I came across a reference to the old Children’s Hospital at Forest House recently and it brought quite a few childhood memories rushing back. I managed somehow to get myself knocked down (well up in the air actually) by a beefy Ford Consul when I was a kid and ended up a guest in said institution. When I eventually landed it was with two broken legs, one in three places, and concussion plus a few sundry cuts and bruises for good measure. I recall being upside down in the air and seeing my shoe flying up the street. I also remember then doggedly trying to drag myself to my feet using a bus stop to hold on to and looking down to see my leg bend in the wrong place. They carted me off to ‘The Children’s’ in an ambulance where I remained for a week. With physiotherapy (learning to walk again basically) my young association with that hospital lasted a year though.
I was terrified of the place but they looked after me very well (I’ve gone on to run a few marathons as an adult so they did pretty well I guess!) but I was scared stiff of the building and the unknown in there as I thought they were going to take my legs away for good. I remember this below above so well, being taken for physiotherapy there by my mum.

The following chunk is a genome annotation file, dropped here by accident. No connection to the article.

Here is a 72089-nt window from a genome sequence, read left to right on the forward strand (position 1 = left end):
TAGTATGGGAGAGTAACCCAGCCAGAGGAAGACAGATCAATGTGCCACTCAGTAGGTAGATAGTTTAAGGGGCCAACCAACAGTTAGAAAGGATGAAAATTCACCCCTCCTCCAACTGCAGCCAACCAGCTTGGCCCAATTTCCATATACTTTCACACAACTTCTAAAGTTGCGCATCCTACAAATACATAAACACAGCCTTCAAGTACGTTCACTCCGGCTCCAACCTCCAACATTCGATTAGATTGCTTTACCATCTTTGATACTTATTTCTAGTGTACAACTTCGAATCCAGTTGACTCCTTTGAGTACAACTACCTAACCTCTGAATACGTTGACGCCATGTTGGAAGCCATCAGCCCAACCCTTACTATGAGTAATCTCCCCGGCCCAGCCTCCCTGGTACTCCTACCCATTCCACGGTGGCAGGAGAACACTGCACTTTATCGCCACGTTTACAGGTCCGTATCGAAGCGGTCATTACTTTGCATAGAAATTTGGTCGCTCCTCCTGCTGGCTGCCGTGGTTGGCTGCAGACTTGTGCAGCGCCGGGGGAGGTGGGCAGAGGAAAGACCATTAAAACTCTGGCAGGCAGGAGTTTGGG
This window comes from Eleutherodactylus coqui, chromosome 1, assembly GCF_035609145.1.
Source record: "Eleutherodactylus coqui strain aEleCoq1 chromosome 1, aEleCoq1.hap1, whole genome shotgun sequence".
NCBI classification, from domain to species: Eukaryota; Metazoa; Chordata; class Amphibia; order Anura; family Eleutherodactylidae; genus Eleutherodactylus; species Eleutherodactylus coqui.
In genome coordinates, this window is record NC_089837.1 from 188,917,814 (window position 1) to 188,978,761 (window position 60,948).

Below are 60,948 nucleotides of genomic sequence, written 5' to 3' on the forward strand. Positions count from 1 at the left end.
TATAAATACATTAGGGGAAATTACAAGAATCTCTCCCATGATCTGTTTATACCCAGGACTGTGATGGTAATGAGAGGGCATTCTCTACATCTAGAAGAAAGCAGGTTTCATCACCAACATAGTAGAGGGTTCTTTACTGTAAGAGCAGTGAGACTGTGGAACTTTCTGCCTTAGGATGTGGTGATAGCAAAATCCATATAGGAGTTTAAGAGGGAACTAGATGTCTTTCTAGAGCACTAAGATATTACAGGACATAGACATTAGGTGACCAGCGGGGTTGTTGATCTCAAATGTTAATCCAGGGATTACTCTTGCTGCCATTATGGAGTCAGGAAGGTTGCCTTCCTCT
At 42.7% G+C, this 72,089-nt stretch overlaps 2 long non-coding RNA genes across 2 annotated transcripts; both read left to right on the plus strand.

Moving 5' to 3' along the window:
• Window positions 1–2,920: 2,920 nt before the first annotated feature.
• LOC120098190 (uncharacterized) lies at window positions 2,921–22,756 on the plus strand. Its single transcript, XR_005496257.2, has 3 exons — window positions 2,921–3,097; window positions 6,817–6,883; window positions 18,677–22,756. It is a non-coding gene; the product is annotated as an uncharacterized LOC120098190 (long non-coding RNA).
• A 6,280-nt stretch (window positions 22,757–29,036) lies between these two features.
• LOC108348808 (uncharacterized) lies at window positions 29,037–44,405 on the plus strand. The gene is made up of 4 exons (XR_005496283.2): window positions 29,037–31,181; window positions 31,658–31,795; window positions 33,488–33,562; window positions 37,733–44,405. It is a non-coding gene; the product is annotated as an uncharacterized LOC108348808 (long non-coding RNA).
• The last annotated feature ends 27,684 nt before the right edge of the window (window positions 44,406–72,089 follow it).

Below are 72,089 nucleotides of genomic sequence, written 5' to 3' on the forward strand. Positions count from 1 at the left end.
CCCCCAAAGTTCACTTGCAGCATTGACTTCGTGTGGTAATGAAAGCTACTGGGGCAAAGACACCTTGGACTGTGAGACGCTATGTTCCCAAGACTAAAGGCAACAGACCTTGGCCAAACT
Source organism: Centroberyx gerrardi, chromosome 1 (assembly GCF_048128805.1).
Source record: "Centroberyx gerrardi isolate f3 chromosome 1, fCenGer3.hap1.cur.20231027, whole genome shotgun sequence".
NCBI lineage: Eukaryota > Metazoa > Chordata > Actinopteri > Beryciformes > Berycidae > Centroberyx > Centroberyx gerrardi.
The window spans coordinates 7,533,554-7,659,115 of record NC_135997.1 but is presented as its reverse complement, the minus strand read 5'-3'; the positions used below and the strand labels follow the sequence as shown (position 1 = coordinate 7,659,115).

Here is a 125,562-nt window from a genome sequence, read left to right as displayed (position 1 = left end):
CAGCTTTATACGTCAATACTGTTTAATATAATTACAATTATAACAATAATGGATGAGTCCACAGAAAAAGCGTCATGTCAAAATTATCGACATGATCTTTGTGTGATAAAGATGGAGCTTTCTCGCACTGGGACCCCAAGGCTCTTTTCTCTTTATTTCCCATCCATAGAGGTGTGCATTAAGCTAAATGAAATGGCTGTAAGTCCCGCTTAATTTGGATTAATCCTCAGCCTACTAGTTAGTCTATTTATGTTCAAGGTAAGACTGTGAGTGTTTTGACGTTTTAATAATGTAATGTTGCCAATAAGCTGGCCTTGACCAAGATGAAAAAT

The kindest, kindest man, a jolly West Indian doctor, looked after me and made me smile – even though he was tasked with re-breaking my legs twice in operations as they had knitted crookedly. On another failed occasion they sawed the long plaster casts half through at the shins and banged wooden pegs in the gaps to straighten my legs. Looking back it was like something out of a Hammer horror movie. I wish I could thank that kindly doctor today though.
IN THE DEPTHS OF WINTER it is good to remind ourselves of long, hot summer days. Some of the nicest of those days for me are when I am out walking in the countryside, with all the sights, sounds and sensations of the hills, fields and woodlands. One of my favourite sounds is the inimitable song of the Skylark, usually followed by a long peer up into the atmosphere for a welcome sighting of this beautiful creature that gives so much joy.